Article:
Published on Apr 23, 2014 and last reviewed on Dec 27, 2018 - 1 min read
This article gives a short description of hip joint pain due to arthritis.
The hip joint is one of the major weight-bearing joints in the body. It is subjected to repetitive high stresses during daily activities.
The hip joint is formed by the upper end of the thigh bone (femur) which is ball-shaped and cup-like bone called acetabulum. The ball-shaped head of the femur fits snugly in the socket of the acetabulum. Ends of these ball and cup bones are covered with a thin elastic layer called cartilage. It aids in cushioning and provides friction-less movements of the hip joint.
The inner surface of the joint is lined with synovial tissue which produces synovial fluid this, in turn, nourishes cartilage and also aids in lubrication. The hip joint is stabilized from outside by a thick fibrous capsule, which is again reinforced by ligaments. In addition, muscles and tendons around the hip joint provide stability and mobility.
Causes of Hip Joint Pain:
A common cause of hip joint pain is arthritis. Three common forms of arthritis are
It is the most common form of arthritis. It is gradual wear and tear of the joints, which progresses with age. Gradually, the layer of cartilage and synovial tissue wears off from the edges of bones and joints, leaving bare bone. When the edges of bare bones rub against each other, pain settles in and further damage of bone occurs. Thus a cycle of pain and stiffness follows.
In this condition, the body’s immune system produces substances that target and destroys synovial tissue and cartilage lining of joints. This, in turn, results in joint pains, swellings, and stiffness. Rheumatoid arthritis can affect any age group but its more common in females.
If a normal hip joint gets injured due to trauma, the joint surfaces lose their smoothness and become irregular. This can cause pain, loss of motion around the hip joint, and stiffness.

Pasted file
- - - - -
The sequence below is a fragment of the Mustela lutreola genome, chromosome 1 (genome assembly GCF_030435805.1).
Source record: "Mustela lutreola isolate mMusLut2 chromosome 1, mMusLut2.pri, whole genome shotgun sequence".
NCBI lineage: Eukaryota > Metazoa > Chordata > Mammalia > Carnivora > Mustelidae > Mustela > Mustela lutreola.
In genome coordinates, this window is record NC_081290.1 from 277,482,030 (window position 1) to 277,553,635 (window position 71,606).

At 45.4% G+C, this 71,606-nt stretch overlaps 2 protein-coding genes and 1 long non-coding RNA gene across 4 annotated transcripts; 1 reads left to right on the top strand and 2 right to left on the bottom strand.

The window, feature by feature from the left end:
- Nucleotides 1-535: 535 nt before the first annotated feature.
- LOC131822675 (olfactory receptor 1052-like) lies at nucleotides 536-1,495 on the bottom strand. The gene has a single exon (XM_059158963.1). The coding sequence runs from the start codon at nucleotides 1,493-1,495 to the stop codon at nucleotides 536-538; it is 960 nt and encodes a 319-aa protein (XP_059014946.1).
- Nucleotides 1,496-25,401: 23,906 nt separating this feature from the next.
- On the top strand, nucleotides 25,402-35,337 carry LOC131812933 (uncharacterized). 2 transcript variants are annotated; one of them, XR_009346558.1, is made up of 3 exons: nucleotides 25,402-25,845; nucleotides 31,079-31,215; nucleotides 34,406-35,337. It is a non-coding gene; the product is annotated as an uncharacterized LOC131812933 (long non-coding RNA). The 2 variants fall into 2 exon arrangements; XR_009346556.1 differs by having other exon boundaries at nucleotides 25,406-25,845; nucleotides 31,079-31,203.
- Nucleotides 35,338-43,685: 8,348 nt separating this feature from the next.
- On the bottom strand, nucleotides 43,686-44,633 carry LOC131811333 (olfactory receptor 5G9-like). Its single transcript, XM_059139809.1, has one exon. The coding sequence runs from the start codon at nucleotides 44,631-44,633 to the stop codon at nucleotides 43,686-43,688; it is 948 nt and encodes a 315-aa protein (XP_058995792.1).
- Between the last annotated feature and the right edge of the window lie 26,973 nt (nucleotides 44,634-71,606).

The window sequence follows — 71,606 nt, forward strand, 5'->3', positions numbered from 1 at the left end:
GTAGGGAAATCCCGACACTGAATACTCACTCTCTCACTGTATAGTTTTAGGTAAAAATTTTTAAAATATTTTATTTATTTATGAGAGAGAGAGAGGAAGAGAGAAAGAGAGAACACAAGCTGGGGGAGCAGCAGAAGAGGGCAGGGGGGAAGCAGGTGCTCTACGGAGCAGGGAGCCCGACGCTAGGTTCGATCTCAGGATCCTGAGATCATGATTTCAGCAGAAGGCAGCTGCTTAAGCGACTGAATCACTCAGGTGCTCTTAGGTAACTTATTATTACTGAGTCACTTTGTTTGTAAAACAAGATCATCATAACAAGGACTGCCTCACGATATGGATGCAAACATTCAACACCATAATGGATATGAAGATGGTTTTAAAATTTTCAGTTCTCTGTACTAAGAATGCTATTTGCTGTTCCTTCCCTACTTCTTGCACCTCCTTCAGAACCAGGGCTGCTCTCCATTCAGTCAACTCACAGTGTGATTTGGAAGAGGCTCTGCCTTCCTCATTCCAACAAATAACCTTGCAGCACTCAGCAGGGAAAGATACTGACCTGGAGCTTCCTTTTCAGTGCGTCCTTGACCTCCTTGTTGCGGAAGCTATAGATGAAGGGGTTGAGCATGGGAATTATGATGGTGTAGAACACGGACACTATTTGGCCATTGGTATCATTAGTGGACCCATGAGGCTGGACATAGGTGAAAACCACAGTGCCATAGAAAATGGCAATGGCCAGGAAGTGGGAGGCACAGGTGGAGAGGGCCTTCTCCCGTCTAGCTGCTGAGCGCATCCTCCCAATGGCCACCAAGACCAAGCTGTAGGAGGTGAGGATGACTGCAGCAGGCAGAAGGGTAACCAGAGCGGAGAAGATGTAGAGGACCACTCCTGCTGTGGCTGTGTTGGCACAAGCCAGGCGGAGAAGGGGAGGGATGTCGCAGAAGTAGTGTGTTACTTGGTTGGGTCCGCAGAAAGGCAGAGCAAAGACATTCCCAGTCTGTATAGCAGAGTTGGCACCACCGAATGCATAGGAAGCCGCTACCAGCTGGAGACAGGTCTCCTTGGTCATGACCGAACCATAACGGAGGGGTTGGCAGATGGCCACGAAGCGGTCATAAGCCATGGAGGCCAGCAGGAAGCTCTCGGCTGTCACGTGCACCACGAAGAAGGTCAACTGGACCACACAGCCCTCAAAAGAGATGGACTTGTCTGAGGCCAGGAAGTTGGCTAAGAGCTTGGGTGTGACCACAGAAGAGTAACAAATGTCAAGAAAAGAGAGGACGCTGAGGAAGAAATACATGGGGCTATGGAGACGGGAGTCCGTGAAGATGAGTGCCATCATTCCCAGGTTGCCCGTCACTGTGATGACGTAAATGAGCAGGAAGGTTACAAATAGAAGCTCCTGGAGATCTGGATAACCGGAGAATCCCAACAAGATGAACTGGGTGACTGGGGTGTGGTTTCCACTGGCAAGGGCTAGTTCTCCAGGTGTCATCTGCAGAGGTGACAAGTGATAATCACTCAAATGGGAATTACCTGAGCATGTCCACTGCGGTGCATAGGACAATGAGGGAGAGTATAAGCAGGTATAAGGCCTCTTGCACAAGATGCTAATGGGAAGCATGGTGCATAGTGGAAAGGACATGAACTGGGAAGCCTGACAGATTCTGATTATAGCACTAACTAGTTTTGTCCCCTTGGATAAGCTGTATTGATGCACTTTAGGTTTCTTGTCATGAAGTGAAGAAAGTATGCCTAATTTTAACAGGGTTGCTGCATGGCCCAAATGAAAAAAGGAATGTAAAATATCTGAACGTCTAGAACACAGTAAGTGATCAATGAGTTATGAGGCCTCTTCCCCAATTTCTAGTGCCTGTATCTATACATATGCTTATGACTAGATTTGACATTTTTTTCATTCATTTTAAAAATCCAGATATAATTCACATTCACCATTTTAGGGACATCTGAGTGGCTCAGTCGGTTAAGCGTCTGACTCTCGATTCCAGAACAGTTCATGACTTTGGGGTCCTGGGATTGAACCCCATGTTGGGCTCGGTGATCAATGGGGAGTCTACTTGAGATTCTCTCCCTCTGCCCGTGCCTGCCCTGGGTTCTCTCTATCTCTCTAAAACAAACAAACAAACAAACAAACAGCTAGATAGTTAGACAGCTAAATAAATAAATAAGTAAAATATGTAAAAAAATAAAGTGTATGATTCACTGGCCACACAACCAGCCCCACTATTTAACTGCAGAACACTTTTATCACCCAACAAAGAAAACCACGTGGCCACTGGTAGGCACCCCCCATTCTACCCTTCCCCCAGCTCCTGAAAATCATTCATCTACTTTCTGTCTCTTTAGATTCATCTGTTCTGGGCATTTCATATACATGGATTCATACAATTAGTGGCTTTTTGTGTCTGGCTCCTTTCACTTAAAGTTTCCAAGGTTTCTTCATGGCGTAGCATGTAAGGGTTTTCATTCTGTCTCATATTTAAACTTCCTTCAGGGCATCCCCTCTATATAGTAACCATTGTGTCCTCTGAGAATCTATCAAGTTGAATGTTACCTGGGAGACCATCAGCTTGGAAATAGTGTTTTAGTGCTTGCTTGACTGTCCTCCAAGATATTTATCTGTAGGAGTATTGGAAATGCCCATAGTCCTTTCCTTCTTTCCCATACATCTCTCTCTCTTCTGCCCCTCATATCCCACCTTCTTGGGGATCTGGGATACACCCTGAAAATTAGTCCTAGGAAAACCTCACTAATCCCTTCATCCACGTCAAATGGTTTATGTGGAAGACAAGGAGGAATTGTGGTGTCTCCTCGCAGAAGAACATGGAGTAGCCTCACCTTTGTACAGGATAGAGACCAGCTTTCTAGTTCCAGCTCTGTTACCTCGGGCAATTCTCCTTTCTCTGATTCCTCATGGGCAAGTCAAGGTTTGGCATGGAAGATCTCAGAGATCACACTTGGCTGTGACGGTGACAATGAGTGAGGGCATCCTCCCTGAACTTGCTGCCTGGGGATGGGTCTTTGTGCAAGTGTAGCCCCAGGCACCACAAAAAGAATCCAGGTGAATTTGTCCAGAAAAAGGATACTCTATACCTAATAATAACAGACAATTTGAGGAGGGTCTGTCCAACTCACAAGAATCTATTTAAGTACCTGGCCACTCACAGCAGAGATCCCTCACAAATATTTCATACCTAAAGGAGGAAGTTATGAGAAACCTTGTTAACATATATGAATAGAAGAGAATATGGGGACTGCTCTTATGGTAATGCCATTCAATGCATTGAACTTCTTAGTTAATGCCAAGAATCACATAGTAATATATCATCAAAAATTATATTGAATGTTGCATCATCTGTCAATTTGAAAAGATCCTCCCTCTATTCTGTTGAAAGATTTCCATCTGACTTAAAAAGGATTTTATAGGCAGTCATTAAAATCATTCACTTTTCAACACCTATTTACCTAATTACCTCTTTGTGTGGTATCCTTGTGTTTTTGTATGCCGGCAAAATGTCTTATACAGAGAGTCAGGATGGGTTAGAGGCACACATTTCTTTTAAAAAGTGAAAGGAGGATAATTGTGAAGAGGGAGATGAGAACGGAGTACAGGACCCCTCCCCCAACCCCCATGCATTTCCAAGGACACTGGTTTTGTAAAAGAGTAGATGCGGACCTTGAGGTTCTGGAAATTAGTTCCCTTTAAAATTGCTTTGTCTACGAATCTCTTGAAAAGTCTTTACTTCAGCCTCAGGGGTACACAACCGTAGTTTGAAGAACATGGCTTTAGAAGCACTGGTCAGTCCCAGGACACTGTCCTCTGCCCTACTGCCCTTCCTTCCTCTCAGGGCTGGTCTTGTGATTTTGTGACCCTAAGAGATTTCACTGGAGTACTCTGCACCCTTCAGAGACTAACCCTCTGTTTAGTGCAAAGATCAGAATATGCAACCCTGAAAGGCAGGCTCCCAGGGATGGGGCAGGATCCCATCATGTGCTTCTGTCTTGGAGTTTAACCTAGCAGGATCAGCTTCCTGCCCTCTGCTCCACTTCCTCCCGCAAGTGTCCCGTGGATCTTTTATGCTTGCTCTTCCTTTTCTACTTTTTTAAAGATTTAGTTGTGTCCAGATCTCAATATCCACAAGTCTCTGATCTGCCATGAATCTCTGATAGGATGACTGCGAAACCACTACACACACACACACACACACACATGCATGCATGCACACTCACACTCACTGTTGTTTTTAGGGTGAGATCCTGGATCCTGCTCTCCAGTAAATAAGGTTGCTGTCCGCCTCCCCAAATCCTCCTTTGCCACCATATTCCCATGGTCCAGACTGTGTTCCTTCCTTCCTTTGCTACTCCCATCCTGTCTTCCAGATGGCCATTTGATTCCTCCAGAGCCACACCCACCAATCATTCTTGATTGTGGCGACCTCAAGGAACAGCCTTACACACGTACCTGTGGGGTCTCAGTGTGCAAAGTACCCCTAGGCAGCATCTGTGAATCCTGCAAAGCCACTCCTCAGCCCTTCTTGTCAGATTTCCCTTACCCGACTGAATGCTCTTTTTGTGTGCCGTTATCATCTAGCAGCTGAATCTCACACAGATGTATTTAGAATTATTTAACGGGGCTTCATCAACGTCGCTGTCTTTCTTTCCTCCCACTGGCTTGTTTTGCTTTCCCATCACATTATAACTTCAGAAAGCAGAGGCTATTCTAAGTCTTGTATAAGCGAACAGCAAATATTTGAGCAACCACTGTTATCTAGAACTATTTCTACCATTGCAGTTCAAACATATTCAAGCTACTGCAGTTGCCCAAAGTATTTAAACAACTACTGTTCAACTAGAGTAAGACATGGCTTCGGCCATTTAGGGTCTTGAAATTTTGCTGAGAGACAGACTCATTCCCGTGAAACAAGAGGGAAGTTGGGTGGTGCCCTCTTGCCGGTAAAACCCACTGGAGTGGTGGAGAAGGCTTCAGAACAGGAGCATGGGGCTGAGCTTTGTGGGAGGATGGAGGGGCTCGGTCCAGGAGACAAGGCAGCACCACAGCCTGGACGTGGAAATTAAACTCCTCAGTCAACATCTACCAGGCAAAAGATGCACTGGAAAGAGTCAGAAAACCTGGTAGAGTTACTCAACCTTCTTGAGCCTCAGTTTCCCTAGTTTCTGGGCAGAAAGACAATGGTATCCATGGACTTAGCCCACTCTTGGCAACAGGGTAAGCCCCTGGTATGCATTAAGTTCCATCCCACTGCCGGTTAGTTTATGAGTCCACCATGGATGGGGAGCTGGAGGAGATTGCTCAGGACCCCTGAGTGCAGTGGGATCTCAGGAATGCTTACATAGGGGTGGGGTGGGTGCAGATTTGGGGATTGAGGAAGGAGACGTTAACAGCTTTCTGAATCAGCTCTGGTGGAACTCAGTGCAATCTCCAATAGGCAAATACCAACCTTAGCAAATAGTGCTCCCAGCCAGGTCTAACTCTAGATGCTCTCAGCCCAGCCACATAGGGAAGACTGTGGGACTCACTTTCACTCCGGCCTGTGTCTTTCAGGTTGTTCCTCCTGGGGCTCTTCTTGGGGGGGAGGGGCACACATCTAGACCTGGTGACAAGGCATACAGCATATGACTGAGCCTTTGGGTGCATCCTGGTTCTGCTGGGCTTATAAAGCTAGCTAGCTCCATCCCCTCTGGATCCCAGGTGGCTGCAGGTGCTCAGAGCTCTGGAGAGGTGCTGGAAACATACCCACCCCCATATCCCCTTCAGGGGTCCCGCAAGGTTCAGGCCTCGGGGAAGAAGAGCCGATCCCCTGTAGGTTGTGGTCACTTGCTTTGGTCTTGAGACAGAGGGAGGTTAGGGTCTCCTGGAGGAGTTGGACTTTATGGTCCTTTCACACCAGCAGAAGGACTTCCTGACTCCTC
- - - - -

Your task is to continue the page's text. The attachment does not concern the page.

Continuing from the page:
Arthritis can be treated with anti-inflammatory medications, corticosteroids, physiotherapy, antirheumatic drugs, and lifestyle modifications.
Query: Hello doctor, Kindly confirm if I am arthritic from the available reports. Read Full »
Answer: Hello, Welcome to icliniq.com. Could you provide me with some of your symptoms? I have gone through your reports (attachment removed to protect patient identity). Your inflammation markers are very high (erythrocyte sedimentation rate and C-reactive protein). So, it does indicate either there is ... Read Full »
Query: Hello doctor, My primary care physician said that I may have RA. My ESR rate was 27, my CRP was 14.1 and my CCP antibody IgG was 500. What does this mean? I have heard a high CCP result could indicate more aggression in my RA, if that is what I have. Read Full »
Answer: Hello, Welcome to icliniq.com. Yes, the chances that you have RA (rheumatoid arthritis) or are developing it, are high. Anti-CCP antibodies are associated with RA and may also indicate an aggressive disease. However, there are various prognostic markers. This is only one of them. A high ESR and CRP,... Read Full »
Query: Hi doctor, I am 24 years old. I have stiffness and pain in thighs and knees for more than a year. I cannot sit properly and stand up instantly. I am having problem in each and every activity involving legs. I have reduced mobility and flexibility of legs. My report shows AVN stage 3 of hip joint, f... Read Full »
Answer: Hi, Welcome to icliniq.com. Hip avascular necrosis (AVN) and hip arthritis causes pain in the affected hip and also sometimes in the knees as the same nerve which supplies the hip also supplies the knee joint. It is called as obturator nerve. This nerve supplies both the joints. So if there is ... Read Full »
Do you have a question on Hip Joint Pain or Rheumatoid Arthritis?Ask a Doctor Online